In the ideal world, children listen to their parents, accept discipline willingly, and live a trouble-free life. But the reality is, of course, far from that. What most parents face everyday are defiant teens refusing to be taught, playing with danger. This often causes a rift in the entire family, conflicts not just between parents and children, but also between spouses, and even siblings.
How do you deal with this serious family problem? Here are some of the best ways to approach your stubborn teen:
Understand where they’re coming from
There’s a reason your teen is behaving this way. The challenge is knowing what exactly it is. You won’t know if you don’t ask. There’s also a good chance that you’re not asking because you feel that your children wouldn’t want to open up. But here’s the thing, you won’t know unless you try.
In doing the talk with your teen, remember that you’re not there to judge, rather the goal is to understand them. The key to encouraging them to open up is to do it yourself first. When you put down your guard and bare your life concerns and anxieties, there’s a high chance that they’d do the same. This is what psychologists call mutual vulnerability. If necessary, get the help of experts in family counseling. Broomfield experts can better facilitate healthy discussions between you and your kid.
Let them experience failure
Teens have a natural tendency to test boundaries or push limits. Some do it out of curiosity, while others do it out of rebellion. Regardless of the motive, the best way to deal with the situation is (sometimes) to let them be.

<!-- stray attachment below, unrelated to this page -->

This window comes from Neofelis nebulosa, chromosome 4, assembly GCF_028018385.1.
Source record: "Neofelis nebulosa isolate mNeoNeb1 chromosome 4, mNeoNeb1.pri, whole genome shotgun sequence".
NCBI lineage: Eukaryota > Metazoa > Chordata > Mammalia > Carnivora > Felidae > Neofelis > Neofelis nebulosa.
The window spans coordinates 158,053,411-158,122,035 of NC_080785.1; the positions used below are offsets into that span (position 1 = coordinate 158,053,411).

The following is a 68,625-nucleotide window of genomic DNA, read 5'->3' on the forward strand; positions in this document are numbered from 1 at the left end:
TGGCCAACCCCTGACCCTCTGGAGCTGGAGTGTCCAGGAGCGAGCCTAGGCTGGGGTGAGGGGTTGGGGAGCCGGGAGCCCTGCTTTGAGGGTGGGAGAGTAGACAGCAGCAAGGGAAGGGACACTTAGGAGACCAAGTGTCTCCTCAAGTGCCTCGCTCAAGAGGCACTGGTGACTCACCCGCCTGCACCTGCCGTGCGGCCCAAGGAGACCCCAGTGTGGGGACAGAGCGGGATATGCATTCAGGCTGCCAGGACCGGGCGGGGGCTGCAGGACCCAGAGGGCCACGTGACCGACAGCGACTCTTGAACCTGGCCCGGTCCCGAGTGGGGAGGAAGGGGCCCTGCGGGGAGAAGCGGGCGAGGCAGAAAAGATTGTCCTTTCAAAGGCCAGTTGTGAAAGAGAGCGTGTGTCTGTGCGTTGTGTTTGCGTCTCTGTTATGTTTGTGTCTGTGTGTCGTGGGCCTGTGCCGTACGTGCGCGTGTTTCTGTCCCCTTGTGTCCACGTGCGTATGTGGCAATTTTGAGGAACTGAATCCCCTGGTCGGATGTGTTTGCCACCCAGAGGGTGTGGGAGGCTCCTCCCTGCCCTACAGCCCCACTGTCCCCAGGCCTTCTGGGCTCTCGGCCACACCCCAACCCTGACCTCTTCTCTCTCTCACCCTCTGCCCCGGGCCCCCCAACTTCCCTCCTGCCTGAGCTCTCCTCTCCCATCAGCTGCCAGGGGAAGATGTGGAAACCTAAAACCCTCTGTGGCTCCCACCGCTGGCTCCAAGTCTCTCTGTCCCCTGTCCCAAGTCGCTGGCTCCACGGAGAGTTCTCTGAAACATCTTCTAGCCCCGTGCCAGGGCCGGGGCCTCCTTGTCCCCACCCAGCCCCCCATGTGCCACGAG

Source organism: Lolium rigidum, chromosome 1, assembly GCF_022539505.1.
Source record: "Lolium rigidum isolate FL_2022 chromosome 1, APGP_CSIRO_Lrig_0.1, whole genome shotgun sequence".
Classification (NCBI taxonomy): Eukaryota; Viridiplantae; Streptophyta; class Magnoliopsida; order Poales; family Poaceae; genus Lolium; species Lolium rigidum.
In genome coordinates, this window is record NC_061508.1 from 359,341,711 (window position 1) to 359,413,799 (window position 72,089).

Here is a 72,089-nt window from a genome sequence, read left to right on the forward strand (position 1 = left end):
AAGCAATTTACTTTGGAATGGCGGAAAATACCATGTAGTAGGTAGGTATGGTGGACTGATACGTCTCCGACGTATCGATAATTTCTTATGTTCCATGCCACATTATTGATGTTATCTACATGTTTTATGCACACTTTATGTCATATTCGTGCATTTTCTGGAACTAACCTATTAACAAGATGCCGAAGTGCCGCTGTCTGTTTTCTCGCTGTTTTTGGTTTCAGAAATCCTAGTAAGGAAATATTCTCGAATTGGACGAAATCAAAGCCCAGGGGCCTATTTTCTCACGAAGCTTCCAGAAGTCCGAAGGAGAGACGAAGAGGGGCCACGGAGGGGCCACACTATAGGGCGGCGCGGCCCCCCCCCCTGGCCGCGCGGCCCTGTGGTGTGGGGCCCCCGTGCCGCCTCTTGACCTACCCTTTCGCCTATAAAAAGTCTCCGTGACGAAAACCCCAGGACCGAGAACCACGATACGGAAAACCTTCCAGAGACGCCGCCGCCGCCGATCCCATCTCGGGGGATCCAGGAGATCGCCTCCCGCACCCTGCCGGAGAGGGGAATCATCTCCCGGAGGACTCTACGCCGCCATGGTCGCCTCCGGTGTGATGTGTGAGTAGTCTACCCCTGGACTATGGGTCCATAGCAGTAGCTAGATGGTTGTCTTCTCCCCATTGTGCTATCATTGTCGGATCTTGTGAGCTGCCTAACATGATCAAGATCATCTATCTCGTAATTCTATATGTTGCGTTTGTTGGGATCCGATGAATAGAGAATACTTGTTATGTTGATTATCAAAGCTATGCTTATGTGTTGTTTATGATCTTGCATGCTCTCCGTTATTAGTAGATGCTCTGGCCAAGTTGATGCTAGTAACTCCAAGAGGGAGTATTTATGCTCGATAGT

Of course, letting go isn’t the easiest thing to do, given that you’re well aware of the consequences of bad actions. But there are instances when learning the hard way is the best and only way to change. Besides, you can’t go on your life controlling every bit of your child’s life. You have to surrender at some point.
Nonetheless, never get tired in giving them sound advice when possible. Be their voice of reason when they choose to go astray. When they do experience failure or downfall, be there for them. Support them in getting back up. But do let them realize the consequences of their actions.
Express your care for them
In long-standing conflicts between teens and parents, the disconnect is so strong that both no longer feel that they care for each other. No matter how distant or defiant your child can be, show them your love nonetheless.
Tell them how important their well-being is to you. Give a listening ear, regardless of how unreasonable they may sound. Reach out to them, at the same time, give them space. It takes some good discerning when it’s wise to do which, but you know your child better than anyone, so trust your gut feeling. This can be exhausting physically, emotionally, and mentally. Consult your counselor, especially when your own personal feelings get out of control and affect your daily routines.
It’s a real struggle for parents to deal with stubborn teens, but the fact that you’re struggling means that you hope that your child will be okay eventually. Protect that hope. Inspire it with your unconditional love.